The best graduation speeches last the test of time, offering wisdom and insight that is just as helpful to a 21-year-old as to someone at the peak of their career.
These speeches touch on dealing with failure, adapting to change, and the importance of self-discovery. Read on to see the powerful life lessons shared by highly influential people, including J.K. Rowling, Conan O’Brien, and Steve Jobs.
The author of the 'Harry Potter' series told Harvard's class of 2008 about the dark period she experienced before achieving success. 'An exceptionally short-lived marriage had imploded, and I was jobless, a lone parent, and as poor as it is possible to be in modern Britain, without being homeless. The fears that my parents had had for me, and that I had had for myself, had both come to pass, and by every usual standard, I was the biggest failure I knew,' Rowling said.
But when she was at the bottom, she realised that her life went on, and she decided to press forward. 'You might never fail on the scale I did, but some failure in life is inevitable,' she said. 'It is impossible to live without failing at something, unless you live so cautiously that you might as well not have lived at all -- in which case, you fail by default.
'You will never truly know yourself, or the strength of your relationships, until both have been tested by adversity. Such knowledge is a true gift, for all that it is painfully won, and it has been worth more than any qualification I ever earned,' she said.
The legendary founder and CEO of Apple told Stanford University's class of 2005 that they needed to live each day as if it were their last. He'd been diagnosed with pancreatic cancer a year earlier.
Jobs said this mindset will make you understand the importance of your work. 'And the only way to do great work is to love what you do,' he said. 'If you haven't found it yet, keep looking. Don't settle. As with all matters of the heart, you'll know when you find it.'
Settling means giving in to someone else's vision of your life. Jobs warned against this temptation: 'Don't let the noise of others' opinions drown out your own inner voice. And most important, have the courage to follow your heart and intuition.'
In his hilarious 2011 address to Dartmouth College, the late night talk show host spoke about his brief run on 'The Tonight Show' before being replaced by Jay Leno. O'Brien described the fallout as the lowest point in his life, feeling very publicly humiliated and defeated. But once he got back on his feet and went on a comedy tour across the country, he realised something.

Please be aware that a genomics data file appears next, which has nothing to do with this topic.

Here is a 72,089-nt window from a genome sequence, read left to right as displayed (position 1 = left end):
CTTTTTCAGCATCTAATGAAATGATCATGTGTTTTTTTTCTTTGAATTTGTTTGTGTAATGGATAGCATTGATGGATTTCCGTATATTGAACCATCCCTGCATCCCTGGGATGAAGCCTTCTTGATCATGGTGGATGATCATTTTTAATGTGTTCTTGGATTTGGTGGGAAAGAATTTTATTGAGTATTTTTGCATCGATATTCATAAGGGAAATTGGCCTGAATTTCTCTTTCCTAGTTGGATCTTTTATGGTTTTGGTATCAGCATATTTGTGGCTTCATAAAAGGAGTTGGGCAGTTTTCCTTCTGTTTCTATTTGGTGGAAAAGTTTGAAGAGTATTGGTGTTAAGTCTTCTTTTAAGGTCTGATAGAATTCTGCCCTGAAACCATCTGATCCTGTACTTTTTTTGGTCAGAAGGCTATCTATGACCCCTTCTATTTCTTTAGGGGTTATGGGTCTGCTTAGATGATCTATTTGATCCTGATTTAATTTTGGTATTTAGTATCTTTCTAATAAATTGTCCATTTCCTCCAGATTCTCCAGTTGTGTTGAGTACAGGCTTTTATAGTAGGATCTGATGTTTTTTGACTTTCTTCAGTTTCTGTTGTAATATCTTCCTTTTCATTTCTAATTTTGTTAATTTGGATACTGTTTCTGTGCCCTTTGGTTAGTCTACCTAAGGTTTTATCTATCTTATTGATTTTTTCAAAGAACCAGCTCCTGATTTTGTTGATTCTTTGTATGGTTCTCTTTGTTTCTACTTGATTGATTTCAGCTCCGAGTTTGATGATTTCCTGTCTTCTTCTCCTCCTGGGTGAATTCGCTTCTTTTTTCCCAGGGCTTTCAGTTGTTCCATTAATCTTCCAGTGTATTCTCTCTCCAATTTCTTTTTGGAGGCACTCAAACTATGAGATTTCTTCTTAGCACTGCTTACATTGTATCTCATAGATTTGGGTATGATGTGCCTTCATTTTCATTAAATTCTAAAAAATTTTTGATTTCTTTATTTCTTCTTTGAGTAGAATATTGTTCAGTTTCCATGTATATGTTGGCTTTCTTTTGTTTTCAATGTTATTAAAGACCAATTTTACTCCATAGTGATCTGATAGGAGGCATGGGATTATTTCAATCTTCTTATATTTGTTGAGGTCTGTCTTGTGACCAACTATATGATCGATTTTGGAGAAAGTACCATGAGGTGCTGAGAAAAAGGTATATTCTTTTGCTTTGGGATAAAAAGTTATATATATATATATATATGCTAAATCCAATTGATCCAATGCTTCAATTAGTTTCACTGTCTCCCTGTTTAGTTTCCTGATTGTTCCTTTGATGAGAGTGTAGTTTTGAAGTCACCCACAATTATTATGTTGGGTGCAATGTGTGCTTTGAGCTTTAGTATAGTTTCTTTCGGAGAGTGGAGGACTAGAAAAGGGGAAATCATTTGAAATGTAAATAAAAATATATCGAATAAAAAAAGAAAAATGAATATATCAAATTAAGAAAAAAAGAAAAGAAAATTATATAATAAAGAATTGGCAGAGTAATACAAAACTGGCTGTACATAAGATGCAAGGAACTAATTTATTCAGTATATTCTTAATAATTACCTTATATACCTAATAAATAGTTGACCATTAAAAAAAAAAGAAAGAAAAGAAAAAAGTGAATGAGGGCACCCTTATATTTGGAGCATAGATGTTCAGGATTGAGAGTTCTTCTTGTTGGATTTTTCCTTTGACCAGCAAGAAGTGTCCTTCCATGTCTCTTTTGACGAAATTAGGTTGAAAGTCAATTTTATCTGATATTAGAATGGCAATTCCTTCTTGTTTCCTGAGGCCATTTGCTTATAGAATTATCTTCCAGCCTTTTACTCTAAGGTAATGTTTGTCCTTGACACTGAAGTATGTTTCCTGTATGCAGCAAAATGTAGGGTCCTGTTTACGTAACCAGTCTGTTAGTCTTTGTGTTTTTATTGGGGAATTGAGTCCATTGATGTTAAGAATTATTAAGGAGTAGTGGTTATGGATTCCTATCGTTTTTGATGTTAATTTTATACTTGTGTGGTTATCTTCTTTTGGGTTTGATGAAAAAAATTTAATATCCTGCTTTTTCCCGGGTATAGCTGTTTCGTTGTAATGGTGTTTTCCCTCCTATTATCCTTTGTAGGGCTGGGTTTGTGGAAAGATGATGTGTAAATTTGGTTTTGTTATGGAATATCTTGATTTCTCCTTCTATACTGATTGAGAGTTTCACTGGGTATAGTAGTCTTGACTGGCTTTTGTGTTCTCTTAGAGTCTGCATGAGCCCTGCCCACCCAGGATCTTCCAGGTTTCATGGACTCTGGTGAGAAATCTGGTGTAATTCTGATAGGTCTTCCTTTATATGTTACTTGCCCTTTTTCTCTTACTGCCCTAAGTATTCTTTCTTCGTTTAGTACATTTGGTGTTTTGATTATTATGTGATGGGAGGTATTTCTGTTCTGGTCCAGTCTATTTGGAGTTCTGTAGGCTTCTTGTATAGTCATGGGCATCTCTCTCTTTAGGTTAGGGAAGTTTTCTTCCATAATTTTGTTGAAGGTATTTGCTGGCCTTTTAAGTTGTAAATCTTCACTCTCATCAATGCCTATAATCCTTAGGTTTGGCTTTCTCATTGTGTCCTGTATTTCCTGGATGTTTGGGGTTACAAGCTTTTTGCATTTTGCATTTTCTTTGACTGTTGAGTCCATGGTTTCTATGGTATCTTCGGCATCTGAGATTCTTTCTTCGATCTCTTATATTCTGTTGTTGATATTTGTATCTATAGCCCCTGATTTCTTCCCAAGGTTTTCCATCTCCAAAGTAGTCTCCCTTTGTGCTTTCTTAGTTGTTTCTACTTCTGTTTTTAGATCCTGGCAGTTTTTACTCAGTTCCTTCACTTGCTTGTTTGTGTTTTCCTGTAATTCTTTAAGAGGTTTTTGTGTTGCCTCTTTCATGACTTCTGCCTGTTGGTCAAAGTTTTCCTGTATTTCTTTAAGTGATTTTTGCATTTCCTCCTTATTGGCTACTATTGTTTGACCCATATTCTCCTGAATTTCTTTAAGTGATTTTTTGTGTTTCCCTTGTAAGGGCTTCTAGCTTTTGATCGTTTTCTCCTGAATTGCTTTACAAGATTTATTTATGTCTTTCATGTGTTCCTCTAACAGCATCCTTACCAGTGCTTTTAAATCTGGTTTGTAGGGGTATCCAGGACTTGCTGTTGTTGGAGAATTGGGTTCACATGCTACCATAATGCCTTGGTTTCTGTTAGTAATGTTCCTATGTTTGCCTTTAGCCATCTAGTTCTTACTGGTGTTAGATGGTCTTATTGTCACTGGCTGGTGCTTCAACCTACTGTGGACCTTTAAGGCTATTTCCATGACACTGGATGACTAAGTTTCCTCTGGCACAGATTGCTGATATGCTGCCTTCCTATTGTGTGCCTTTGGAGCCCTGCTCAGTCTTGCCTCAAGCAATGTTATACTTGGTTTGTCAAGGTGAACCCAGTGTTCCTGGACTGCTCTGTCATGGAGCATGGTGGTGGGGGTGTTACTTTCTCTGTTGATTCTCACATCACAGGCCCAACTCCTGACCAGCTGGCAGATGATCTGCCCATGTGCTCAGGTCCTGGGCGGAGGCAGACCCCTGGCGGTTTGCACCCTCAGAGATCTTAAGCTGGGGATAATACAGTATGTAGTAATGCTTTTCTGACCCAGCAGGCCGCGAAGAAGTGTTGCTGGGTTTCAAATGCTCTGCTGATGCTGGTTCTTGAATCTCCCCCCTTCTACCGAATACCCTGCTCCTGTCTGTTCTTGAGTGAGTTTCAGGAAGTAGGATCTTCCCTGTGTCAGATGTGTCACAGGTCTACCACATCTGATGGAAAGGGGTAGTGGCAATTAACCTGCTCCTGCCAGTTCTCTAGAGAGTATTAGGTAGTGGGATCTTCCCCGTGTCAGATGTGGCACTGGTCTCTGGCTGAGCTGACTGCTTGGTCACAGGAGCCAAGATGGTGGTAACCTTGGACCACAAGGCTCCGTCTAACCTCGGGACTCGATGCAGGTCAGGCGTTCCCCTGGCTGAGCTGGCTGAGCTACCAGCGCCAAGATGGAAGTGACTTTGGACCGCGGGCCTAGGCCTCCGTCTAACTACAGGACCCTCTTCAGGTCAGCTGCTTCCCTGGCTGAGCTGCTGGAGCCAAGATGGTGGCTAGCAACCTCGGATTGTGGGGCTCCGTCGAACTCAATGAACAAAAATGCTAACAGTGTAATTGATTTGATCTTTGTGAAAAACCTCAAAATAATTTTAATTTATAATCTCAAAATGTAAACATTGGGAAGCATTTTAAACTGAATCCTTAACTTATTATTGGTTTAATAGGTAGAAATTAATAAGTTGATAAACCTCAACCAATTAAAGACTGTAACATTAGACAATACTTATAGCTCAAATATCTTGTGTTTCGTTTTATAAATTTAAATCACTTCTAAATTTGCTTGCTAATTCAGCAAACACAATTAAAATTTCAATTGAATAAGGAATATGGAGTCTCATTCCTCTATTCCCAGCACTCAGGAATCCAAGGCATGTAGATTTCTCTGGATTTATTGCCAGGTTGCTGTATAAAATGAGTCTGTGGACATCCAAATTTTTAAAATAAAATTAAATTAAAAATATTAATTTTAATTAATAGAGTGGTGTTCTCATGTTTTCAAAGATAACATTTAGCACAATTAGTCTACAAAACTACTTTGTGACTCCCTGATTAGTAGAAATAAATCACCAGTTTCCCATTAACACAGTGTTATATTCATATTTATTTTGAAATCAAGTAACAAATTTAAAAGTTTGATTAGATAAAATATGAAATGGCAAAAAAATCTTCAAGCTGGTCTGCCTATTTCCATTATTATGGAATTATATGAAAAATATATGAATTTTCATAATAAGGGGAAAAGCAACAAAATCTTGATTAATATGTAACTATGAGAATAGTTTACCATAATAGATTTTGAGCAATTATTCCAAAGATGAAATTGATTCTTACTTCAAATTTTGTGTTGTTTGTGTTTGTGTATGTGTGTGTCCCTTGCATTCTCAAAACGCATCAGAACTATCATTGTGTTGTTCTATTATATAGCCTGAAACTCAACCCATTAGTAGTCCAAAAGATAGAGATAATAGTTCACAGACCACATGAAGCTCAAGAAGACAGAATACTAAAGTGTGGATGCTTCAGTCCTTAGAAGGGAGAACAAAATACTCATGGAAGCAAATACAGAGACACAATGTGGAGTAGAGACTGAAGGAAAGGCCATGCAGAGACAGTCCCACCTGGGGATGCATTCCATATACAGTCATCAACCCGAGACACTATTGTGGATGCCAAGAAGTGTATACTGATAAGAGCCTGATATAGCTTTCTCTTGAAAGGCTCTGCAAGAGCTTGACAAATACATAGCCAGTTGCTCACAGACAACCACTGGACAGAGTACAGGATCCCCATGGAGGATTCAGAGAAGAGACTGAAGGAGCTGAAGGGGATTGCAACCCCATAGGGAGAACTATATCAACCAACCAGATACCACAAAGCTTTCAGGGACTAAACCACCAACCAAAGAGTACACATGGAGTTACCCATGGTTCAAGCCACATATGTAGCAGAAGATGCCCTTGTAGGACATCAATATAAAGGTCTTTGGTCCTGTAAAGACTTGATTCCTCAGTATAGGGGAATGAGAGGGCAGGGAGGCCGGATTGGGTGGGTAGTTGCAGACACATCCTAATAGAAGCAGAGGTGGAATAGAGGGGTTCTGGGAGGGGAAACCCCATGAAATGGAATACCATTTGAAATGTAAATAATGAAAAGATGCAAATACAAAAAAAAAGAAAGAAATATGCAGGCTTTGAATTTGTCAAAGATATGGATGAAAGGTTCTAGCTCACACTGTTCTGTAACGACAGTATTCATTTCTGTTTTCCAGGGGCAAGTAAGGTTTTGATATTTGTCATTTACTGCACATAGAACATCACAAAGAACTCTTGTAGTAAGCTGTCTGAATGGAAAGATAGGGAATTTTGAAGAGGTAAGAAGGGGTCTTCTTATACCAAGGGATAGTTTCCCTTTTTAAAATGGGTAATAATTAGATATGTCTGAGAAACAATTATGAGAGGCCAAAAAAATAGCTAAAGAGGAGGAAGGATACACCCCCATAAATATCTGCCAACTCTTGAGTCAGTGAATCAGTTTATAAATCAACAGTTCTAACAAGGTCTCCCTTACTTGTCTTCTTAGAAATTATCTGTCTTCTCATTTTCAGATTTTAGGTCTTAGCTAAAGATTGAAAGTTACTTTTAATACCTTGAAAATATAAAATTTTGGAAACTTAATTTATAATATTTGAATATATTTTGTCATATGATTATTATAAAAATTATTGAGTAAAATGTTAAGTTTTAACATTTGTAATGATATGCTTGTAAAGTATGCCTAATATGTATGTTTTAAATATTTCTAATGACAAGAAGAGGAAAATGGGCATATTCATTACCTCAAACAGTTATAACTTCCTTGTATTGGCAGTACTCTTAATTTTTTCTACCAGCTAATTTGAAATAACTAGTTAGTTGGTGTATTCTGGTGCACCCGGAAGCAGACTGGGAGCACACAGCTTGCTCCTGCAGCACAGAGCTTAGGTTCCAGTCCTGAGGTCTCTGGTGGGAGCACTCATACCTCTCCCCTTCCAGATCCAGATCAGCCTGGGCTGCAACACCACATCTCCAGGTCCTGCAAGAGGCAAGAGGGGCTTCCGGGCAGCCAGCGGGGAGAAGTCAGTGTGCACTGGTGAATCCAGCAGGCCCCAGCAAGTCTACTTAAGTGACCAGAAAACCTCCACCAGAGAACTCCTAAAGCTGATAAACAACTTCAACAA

'For decades, in show business, the ultimate goal of every comedian was to host 'The Tonight Show,'' he said. 'It was the Holy Grail, and like many people I thought that achieving that goal would define me as successful. But that is not true. No specific job or career goal defines me, and it should not define you.
'Well I am here to tell you that whatever you think your dream is now, it will probably change. And that's ok,' he said.
In his 2011 speech to UC Berkeley's Graduate School of Journalism, the acclaimed science journalist spoke of those who truly succeed in life. 'I don't know exactly what's going on inside them, but they have this … hunger. It's almost like an ache,' Krulwich said.
To be one of these people, he explained, you can't just send out a couple resumes and then wait to see if someone calls back. 'Instead, think about getting together with friends that you admire, or envy. Think about entrepeneuring. Think about NOT waiting for a company to call you up. Think about not giving your heart to a bunch of adults you don't know. Think about horizontal loyalty. Think about turning to people you already know, who are your friends, or friends of their friends, and making something that makes sense to you together, that is as beautiful or as true as you can make it,' he said.
The media mogul told Stanford's class of 2008 that they can't sacrifice happiness for money. 'What I know now is that feelings are really your GPS system for life. When you're supposed to do something or not supposed to do something, your emotional guidance system lets you know,' she said.
She explained that doing what your heart tells you to do will make you more successful, because it will drive you to work harder and will save you from debilitating stress.
'If it doesn't feel right, don't do it. That's the lesson. And that lesson alone will save you, my friends, a lot of grief,' Winfrey said.
In 2005, the author told the graduating class of Kenyon College that they should be a little less arrogant and less certain about their beliefs.
'This is not a matter of virtue,' Wallace said. 'It's a matter of my choosing to do the work of somehow altering
or getting free of my natural, hard-wired default setting, which is to be deeply and literally self-centered and to see and interpret everything through this lens of self.'
Breaking free of the confines of your own head can allow you to truly experience life, even if it's just a trip to the grocery store or the DMV. 'It will actually be within your power to experience a crowded, hot, slow, consumer-hell type situation as not only meaningful, but sacred, on fire with the same force that made the stars: love, fellowship, the mystical oneness of all things deep down,' he said.